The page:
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Hindenburg Airship Skin

Hindenburg Airship Skin

This specimen is a swatch of canvas fabric from the airship skin of the Hindenburg. The cotton canvas was made taut and durable by doping the skin with a mixture of cellulose acetate butyrate and aluminum powder, which also gave the airship its signature, metallic appearance.

The specimen was acquired from one of the largest private collections of Hindenburg artifacts in the world. It was originally retrieved at the scene in 1937 by journalist Harry Kroh.  Kroh was a local reporter dispatched to cover what was expected to be a routine landing, but turned into one the most well-covered disasters in history.

Swatches vary in size and shape, but each measures approximately one square centimeter in area. Swatches may exhibit uneven edges or have areas where the cloth beneath the aluminum doping is visible.

The specimen is enclosed in a handsome, glass-topped riker box case measuring 4 1/2" x 3 1/2". A small information card is also included.

Please Note: The swatch is enclosed in a small, specimen jar within the case. If you choose to remove the swatch from the jar, please be careful while handling. While the aluminum coating is still bright the fabric beneath is quite fragile.

About the Hindenburg

At precisely 7:25 PM on May 6th, 1937, the Hindenburg burst into flames above the skies of Lakehurst Naval Air Station in New Jersey. The Hindenburg disaster claimed the lives of 35 on-board and one member of the ground crew.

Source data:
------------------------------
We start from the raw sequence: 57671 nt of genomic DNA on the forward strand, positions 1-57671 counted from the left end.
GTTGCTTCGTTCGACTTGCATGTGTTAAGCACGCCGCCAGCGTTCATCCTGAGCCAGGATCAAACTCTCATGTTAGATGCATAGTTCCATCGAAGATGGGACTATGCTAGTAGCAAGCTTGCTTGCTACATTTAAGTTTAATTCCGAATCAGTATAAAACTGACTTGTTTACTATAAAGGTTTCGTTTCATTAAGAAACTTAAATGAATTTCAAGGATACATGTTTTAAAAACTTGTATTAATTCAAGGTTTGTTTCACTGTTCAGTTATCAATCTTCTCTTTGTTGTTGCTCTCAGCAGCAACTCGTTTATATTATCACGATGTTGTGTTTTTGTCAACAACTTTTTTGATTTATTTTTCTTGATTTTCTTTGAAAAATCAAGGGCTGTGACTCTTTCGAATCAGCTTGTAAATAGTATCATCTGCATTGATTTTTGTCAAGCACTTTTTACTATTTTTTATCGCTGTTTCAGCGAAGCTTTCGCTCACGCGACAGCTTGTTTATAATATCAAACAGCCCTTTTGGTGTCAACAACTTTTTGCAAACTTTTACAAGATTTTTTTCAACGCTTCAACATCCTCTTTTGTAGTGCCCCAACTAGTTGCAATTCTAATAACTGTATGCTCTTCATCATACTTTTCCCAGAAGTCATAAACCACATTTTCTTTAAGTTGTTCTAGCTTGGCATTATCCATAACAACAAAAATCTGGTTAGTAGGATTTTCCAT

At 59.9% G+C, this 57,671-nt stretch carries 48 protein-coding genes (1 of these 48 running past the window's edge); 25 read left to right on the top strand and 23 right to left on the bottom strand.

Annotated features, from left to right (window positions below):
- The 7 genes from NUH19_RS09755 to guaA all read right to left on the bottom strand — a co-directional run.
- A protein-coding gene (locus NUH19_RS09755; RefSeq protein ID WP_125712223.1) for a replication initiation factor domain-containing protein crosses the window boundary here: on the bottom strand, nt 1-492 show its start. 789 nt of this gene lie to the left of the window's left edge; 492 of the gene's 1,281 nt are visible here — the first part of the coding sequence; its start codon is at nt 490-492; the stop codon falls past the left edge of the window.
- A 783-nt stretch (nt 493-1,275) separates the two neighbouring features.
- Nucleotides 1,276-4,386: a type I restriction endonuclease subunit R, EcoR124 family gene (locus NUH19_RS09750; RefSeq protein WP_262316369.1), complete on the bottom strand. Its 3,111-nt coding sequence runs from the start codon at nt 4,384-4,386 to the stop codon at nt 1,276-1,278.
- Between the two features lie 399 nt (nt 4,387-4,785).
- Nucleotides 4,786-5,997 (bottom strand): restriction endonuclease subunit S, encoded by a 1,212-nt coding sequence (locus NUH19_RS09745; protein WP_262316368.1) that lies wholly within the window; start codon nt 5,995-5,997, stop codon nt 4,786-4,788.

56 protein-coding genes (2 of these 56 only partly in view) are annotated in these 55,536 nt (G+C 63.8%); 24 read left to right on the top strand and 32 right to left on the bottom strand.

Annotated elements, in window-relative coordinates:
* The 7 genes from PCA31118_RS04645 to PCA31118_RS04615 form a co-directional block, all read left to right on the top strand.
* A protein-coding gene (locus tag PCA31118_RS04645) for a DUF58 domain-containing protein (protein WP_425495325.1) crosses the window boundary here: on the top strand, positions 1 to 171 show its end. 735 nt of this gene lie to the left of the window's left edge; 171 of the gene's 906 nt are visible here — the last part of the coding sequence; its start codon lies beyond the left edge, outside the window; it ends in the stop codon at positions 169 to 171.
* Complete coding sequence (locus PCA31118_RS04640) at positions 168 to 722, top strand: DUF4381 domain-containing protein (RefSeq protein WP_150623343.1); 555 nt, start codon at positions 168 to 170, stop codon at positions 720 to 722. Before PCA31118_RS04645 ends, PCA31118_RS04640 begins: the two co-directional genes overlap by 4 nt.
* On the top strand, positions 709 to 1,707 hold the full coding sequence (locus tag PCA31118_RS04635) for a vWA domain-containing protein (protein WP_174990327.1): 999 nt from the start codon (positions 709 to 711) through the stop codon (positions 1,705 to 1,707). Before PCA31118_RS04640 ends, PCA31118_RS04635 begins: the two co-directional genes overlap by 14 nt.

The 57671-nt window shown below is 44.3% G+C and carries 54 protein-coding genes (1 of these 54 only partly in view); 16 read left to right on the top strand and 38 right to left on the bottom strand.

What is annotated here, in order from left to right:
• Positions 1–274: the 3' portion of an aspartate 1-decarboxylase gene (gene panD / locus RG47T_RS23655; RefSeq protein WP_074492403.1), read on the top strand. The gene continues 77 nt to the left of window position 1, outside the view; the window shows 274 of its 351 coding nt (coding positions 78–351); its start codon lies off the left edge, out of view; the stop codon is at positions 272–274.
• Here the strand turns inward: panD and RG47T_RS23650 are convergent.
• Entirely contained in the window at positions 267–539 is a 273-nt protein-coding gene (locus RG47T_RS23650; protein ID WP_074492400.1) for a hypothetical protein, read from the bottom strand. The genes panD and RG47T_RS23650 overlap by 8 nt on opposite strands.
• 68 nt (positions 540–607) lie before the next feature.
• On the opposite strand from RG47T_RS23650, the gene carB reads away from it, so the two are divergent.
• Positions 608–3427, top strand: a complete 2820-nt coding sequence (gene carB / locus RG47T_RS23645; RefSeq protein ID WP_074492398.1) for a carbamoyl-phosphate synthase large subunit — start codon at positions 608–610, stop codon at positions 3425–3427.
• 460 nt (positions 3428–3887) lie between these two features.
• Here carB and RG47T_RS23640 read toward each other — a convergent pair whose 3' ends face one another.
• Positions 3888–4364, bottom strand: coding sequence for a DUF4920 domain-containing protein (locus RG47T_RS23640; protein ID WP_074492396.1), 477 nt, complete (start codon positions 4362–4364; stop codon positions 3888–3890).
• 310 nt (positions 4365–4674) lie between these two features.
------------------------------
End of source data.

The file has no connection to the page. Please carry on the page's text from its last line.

Official reports blamed the explosion on the combination of St. Elmo's Fire and an undetected hydrogen leak. The surviving crew strongly disputed this claim and many felt that sabotage was to blame. To this day, most evidence to support such claims have proven circumstantial at best.

Spanning 245 meters (803.8 ft), the Hindenburg and its twin the Graf Zeppelin II were the largest airships ever flown. Though the Zeppelin Company originally planned to use Helium as the lifting agent, a ban on Helium exports by the United States forced the Hindenburg to fly as a Hydrogen-filled craft.

Certainly there were concerns, but the Hindenburg line's rigid-frame design was based on engineering principles which had governed over a long, unbroken passenger safety record. Covering nearly 1,000,000 miles and the circumnavigation of the globe, Graf Zeppelins had experienced every possible combination of bad weather, including being struck by lightning.  

Due to the highly flammable nature of Hydrogen, the airship was engulfed in flame in less than 30 seconds.


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